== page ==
Bebel Gilberto loves to be desired. She gives you an appointment, then lets you wait for her in company with her outstanding musicians. But once she shows up, she turns the night upside-down! That’s what happened at the Barbican during the only gig that the Brazilian artist had in the UK this year. After an extended instrumental intro offered to the audience by her outstanding musicians, she smoothly floated on stage, embraced by a fluttery silky dark dress that suddenly became an integral element of the choreography, like the ribbon of a gymnast. From the start of her show she aimed to seduce her fans, initially through a soothing reinterpretation of Bob Marley’s classic “Sun is Shining”, then unravelling her heart-to-heart Brazilian breath of life. Her performance hinted at the tropical, in all its mellow colours and moodiness. Like tidal movements her voice and disposition followed a perpetual ebb and flow, as if influenced by the moon.
Bebel built her set around her newest songs, included in her fresh off the press album ‘Tudo’, but alongside she left room for inspired covers and favourite oldies. Her suave voice, the soft-spoken notes of her accompanists and the refined character of the compositions chosen created a feeling of suspension in time, as if we were really dancing to the rhythm of a samba on a warm summer day. The moves she performed on stage were a clear invitation to the audience to be enraptured by the harmonies. The Carioca artist, demonstrating the different steps, urged us to follow her in the dance.
Bebel Gilberto was undoubtedly the dancing master, the leading lady, the prima donna of the night. She set the scene, the pace and the limit to her show. With basic gestures as simple as a movement of her hand she could stop, lower or raise the music played by her attentive musicians – not an easy task! Throughout the evening she played with her voice, her audience and the technicians without giving a single reference point, manipulating the show to her own liking. But that was just one aspect of her showmanship. Her unpredictability and capriciousness are bolstered by her great charisma.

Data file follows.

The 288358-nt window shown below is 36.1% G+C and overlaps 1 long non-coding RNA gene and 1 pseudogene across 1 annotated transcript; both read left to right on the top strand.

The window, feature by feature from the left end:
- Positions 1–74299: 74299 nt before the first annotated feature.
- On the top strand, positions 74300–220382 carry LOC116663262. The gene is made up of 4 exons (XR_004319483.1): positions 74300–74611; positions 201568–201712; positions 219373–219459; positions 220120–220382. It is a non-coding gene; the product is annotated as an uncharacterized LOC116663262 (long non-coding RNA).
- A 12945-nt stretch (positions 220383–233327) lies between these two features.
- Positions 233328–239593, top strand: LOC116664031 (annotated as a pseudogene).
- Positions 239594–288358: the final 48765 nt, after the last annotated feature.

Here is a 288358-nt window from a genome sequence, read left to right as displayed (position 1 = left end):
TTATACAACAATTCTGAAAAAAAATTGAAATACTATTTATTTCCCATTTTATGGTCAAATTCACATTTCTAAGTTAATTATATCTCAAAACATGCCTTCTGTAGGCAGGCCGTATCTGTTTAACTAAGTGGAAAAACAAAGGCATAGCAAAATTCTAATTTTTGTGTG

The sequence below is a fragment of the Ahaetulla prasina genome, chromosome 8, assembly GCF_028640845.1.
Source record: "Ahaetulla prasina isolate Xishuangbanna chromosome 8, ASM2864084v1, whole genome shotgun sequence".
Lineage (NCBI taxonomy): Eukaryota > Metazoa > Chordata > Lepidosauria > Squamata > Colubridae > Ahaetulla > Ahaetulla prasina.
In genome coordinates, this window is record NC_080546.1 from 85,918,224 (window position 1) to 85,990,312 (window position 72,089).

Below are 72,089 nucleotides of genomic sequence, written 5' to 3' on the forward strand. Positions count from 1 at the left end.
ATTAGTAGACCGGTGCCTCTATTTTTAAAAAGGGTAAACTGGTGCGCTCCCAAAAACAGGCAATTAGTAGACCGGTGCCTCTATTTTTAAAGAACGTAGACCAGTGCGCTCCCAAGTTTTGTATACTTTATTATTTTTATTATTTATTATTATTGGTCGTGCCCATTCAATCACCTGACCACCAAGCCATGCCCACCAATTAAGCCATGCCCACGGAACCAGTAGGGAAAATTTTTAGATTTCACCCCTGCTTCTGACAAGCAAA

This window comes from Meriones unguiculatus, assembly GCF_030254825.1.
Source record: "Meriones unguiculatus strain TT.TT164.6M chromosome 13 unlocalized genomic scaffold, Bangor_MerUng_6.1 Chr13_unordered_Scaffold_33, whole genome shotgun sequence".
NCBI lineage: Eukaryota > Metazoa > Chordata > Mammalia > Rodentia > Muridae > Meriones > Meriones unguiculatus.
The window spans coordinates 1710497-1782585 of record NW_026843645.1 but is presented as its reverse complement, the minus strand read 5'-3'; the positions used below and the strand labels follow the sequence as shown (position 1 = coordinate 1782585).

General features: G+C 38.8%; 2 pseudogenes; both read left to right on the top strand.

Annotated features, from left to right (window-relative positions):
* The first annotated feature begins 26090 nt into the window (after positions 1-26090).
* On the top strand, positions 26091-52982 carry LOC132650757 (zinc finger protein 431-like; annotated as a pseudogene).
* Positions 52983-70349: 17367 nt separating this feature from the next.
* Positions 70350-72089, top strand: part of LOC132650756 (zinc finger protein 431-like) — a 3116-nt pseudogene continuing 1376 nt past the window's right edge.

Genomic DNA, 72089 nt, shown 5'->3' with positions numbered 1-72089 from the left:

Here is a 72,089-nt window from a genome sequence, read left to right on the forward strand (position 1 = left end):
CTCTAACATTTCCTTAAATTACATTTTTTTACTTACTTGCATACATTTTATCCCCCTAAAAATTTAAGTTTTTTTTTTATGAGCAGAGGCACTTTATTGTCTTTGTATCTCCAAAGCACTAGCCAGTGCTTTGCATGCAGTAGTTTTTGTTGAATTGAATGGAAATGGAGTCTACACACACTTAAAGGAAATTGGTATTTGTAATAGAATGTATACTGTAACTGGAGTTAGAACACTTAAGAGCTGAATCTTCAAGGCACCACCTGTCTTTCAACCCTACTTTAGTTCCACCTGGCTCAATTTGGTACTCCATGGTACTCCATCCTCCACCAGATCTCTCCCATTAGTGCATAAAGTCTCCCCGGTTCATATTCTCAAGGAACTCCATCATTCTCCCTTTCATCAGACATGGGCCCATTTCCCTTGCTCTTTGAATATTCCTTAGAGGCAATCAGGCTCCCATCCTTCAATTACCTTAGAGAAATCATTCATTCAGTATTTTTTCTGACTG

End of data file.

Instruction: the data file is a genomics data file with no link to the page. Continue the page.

Bebel Gilberto blew hot and cold throughout the performance. She chose a roller-coaster of a set list, ranging between saudade and over-enjoyment. She revived evergreen tunes like Neil Young’s ‘Harvest Moon’ or ‘Tout Est Bleu’originally written by the French band Ame Strong.
She also recalled her Brazilian soul with the bossa nova classic ‘So Nice’ written by Marcos Valle and Vinicius de Moraes’ ‘Samba da Bênção’. Gilberto chaperoned her audience, sometimes steadily, sometime stumbling, along a sentimental path with many emotional highlights. The show culminated in an encore, ‘Aganju’ written by Carlinhos Brown. Bebel Gilberto’s rendition of this ten-year old song is arguably its most passionate and fascinating interpretation.
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